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‘Never ever vent your frustrations on the child’: Preschool educator – Mothership.SG | #childsafety | #kids | #chldern | #parents | #schoolsafey


 

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“I’m so happy you were my teacher so many years ago.”

This was what a 10-year-old girl told her preschool teacher when she visited her two weeks ago.

In an interview with Mothership, 26-year-old A’ishah Abdulattif, who has been in the childcare education sector for seven years, said she never thought being a childcare educator was a “thankless job”.

“The effect that you have on a child is so important, because when you do a good job, and you give your heart to that child and all your love, you will never be forgotten.”

Became a preschool teacher because she love kids

A’ishah said she became a preschool teacher because she loves kids.

She explained that her family had many young children, and she always found her interactions with children to be fascinating.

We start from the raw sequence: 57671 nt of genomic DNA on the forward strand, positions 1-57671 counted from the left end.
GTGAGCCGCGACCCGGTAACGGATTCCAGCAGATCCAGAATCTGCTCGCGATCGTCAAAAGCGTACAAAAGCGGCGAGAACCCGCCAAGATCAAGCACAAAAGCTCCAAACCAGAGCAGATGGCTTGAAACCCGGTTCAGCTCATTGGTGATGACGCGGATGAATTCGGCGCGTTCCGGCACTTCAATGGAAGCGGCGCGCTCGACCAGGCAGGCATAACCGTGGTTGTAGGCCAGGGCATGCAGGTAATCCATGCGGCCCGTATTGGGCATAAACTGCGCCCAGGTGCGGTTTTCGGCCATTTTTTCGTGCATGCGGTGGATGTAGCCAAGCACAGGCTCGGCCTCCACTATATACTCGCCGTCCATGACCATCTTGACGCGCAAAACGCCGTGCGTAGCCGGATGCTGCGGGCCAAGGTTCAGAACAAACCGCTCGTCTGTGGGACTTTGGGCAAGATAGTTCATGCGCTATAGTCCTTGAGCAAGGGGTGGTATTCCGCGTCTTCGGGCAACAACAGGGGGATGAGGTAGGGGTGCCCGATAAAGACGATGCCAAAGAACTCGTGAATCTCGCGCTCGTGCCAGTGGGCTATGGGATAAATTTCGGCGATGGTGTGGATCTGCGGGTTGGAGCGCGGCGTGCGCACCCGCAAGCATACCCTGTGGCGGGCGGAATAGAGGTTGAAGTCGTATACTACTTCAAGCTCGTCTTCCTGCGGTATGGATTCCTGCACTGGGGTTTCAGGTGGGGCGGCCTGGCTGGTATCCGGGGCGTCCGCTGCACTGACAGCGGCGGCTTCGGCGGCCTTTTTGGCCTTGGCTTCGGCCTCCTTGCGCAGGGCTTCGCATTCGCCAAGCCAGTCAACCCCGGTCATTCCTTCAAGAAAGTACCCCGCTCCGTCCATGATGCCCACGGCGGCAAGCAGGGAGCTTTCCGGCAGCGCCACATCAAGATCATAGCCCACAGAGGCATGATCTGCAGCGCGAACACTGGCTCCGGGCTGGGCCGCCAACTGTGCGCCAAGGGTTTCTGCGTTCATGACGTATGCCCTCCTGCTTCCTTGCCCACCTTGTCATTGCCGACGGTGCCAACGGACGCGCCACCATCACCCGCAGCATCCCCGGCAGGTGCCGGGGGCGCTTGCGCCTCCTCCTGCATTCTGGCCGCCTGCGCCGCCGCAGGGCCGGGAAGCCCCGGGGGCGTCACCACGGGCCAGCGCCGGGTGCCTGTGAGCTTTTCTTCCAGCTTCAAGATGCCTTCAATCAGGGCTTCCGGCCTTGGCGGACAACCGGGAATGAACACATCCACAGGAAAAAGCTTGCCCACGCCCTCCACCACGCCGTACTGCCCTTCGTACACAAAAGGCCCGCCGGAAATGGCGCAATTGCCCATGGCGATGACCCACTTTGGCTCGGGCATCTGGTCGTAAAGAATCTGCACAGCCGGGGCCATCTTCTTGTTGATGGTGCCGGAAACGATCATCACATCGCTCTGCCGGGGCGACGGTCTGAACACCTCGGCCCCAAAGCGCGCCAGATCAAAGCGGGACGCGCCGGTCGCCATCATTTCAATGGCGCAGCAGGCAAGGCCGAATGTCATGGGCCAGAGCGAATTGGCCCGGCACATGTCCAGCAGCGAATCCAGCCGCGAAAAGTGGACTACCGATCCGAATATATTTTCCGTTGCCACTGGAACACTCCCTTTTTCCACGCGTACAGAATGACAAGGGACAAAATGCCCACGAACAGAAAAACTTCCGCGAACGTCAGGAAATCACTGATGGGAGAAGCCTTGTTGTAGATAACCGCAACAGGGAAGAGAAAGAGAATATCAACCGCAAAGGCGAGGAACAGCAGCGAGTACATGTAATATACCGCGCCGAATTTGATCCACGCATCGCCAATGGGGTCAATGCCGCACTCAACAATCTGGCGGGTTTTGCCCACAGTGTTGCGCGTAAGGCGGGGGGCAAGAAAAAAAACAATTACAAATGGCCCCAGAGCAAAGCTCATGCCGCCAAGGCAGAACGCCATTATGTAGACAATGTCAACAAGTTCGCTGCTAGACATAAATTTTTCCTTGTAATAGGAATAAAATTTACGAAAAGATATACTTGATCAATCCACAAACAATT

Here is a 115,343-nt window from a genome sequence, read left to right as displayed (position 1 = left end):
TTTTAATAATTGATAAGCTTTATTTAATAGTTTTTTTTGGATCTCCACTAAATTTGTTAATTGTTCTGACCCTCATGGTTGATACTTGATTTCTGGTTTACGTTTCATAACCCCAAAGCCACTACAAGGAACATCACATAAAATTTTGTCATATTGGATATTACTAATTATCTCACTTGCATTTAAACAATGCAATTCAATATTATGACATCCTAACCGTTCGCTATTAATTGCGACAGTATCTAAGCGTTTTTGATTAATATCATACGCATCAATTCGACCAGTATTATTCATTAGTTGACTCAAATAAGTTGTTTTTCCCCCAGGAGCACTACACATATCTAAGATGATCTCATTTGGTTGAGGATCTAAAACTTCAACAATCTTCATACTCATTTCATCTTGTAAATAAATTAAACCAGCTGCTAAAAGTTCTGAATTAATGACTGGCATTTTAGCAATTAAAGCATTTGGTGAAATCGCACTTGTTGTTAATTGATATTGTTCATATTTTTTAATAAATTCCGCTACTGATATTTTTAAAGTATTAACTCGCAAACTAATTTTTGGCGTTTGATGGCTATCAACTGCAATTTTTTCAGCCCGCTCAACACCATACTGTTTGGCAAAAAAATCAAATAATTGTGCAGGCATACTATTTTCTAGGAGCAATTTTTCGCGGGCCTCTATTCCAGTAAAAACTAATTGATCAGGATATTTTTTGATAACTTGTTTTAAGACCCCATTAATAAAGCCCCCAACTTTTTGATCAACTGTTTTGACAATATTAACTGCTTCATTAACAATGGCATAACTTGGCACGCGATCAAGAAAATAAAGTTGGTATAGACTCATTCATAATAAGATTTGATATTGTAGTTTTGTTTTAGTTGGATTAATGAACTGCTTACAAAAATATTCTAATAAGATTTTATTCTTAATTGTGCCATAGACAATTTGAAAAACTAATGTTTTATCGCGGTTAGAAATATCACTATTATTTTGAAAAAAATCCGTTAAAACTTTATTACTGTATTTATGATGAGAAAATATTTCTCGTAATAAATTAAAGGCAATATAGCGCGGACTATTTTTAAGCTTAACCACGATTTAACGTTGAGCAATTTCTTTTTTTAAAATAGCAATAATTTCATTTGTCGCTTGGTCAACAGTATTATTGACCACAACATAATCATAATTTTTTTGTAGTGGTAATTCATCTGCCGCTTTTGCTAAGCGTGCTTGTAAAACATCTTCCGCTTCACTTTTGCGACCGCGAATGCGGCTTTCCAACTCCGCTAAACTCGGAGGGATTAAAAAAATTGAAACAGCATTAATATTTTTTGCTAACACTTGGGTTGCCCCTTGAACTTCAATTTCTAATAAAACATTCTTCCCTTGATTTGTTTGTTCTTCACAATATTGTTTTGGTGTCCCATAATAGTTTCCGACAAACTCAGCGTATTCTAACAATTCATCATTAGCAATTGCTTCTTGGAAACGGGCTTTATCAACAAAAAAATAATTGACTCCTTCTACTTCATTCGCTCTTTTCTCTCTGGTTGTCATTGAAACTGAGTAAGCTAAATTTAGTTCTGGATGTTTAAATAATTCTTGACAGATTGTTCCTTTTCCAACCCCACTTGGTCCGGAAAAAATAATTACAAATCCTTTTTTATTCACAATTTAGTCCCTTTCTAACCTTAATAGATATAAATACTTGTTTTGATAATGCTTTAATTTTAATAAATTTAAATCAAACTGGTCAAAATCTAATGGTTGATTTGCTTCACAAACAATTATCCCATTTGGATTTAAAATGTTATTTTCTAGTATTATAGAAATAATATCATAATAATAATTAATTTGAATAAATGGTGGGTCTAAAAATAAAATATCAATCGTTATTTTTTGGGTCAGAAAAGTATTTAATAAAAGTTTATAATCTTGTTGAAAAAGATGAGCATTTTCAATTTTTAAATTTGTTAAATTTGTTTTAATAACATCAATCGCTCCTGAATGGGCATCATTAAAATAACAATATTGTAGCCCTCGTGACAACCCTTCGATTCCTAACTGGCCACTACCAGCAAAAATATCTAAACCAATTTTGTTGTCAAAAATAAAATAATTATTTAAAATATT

When she completed her A levels at the age of 19, she didn’t even think twice to join the sector immediately.

“I decided to just intern at a preschool and it ended up with me loving my job.

I felt privileged to be part of the growth of a child, to be able to watch them go from that age of being three or four, all the way up to six years old.

It’s a very meaningful journey.”

“You should never vent your frustrations on the child”

However, she admits that sometimes going to work feels like “a long day”, even though it’s “very fulfilling” most of the time.

“The day starts starts the moment you enter the school, right? We’ve got to watch out for the safety of the children. The health of the children. It’s just what you do throughout the day.”

She added that they not only have to educate and look after the children, but also become “part of whatever emotions they’re feeling throughout the day”.

“But never ever, ever vent whatever frustrations you have as an educator on the child.

There is nobody else more important than the child. “

Managing parents’ expectations

When asked about recent concerns on the quality of preschool educators in Singapore and child safety within the schools, A’ishah hopes parents can understand that “the doings of a few educators should not define the quality of our educators in this industry.”

“The majority of us are doing our best for the children. We know what our job scope is, we have been trained to do the work that we are doing now and we always do our best.”

That said, she pointed out that it is important for parents to understand that it is very important for them to work closely with the preschool to achieve the best for their children and should keep their expectations “within reasons”.